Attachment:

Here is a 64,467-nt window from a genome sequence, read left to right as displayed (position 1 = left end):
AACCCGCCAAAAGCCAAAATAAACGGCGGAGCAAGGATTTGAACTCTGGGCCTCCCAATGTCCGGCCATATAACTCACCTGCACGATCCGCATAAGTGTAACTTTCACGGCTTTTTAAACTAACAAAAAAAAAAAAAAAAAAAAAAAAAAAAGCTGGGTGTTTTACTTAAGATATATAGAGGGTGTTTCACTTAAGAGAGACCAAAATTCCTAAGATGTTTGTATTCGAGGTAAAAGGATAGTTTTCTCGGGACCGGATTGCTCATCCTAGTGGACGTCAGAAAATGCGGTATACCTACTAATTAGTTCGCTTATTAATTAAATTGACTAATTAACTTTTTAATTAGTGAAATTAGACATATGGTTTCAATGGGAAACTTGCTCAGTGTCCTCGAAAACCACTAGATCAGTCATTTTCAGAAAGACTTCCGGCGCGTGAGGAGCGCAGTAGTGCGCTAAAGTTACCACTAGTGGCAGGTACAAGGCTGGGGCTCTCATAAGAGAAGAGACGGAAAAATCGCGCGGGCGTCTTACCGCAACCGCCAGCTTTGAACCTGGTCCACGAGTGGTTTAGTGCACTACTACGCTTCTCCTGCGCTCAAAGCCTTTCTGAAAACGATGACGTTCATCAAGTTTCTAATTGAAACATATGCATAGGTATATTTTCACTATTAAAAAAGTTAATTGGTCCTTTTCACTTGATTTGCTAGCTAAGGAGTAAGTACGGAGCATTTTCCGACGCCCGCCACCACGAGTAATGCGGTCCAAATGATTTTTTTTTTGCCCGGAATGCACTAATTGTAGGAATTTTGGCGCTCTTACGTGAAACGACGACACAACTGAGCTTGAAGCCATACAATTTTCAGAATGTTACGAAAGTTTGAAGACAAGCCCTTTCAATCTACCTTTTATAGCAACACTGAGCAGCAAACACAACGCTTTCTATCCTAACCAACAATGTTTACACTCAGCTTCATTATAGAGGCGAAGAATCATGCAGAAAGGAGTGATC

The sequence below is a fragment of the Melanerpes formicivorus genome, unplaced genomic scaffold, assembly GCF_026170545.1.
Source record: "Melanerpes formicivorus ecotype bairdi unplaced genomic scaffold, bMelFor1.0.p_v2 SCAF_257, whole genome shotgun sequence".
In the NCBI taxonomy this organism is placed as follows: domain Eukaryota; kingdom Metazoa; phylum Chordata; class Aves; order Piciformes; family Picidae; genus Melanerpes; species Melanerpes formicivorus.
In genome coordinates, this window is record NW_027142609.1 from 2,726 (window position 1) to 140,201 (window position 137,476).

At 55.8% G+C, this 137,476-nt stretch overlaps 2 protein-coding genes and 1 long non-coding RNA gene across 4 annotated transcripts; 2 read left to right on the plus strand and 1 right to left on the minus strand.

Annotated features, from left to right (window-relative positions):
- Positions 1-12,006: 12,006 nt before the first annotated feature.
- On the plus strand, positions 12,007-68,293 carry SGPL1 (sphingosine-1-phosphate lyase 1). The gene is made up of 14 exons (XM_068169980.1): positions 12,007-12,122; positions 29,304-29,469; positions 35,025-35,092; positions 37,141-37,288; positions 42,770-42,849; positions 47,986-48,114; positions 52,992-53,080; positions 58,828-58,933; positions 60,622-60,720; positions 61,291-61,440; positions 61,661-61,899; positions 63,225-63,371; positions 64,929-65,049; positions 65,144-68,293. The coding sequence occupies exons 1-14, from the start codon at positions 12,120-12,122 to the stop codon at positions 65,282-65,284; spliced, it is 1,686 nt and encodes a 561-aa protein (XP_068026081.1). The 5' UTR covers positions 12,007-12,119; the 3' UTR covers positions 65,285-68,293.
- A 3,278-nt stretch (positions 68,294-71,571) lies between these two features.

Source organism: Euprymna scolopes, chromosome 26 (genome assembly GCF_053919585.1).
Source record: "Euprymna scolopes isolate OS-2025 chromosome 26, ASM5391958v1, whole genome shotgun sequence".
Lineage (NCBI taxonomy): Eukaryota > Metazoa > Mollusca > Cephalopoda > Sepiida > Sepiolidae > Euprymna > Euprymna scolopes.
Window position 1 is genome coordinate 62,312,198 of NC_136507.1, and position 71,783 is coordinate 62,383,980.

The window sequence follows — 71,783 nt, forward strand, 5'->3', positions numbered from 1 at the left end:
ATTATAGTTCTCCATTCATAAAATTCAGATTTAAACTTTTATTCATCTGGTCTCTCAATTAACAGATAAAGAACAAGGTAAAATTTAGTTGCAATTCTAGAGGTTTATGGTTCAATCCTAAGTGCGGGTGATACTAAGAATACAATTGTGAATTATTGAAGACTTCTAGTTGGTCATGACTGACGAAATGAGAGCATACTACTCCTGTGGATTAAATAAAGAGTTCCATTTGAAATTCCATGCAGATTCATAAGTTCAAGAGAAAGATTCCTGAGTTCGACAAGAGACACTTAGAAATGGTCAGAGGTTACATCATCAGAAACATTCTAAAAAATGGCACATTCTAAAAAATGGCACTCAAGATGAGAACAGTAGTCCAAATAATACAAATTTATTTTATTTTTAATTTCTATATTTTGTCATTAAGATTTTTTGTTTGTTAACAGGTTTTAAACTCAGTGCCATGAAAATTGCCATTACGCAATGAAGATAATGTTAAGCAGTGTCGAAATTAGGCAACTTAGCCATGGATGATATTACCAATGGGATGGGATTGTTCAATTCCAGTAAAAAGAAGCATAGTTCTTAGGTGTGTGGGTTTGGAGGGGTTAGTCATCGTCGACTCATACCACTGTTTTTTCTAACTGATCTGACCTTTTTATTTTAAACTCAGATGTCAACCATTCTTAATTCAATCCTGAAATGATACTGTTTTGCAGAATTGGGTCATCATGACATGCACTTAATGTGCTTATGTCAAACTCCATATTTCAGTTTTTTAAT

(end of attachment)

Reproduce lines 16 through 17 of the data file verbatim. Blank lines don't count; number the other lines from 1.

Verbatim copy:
The window sequence follows — 71,783 nt, forward strand, 5'->3', positions numbered from 1 at the left end:
ATTATAGTTCTCCATTCATAAAATTCAGATTTAAACTTTTATTCATCTGGTCTCTCAATTAACAGATAAAGAACAAGGTAAAATTTAGTTGCAATTCTAGAGGTTTATGGTTCAATCCTAAGTGCGGGTGATACTAAGAATACAATTGTGAATTATTGAAGACTTCTAGTTGGTCATGACTGACGAAATGAGAGCATACTACTCCTGTGGATTAAATAAAGAGTTCCATTTGAAATTCCATGCAGATTCATAAGTTCAAGAGAAAGATTCCTGAGTTCGACAAGAGACACTTAGAAATGGTCAGAGGTTACATCATCAGAAACATTCTAAAAAATGGCACATTCTAAAAAATGGCACTCAAGATGAGAACAGTAGTCCAAATAATACAAATTTATTTTATTTTTAATTTCTATATTTTGTCATTAAGATTTTTTGTTTGTTAACAGGTTTTAAACTCAGTGCCATGAAAATTGCCATTACGCAATGAAGATAATGTTAAGCAGTGTCGAAATTAGGCAACTTAGCCATGGATGATATTACCAATGGGATGGGATTGTTCAATTCCAGTAAAAAGAAGCATAGTTCTTAGGTGTGTGGGTTTGGAGGGGTTAGTCATCGTCGACTCATACCACTGTTTTTTCTAACTGATCTGACCTTTTTATTTTAAACTCAGATGTCAACCATTCTTAATTCAATCCTGAAATGATACTGTTTTGCAGAATTGGGTCATCATGACATGCACTTAATGTGCTTATGTCAAACTCCATATTTCAGTTTTTTAAT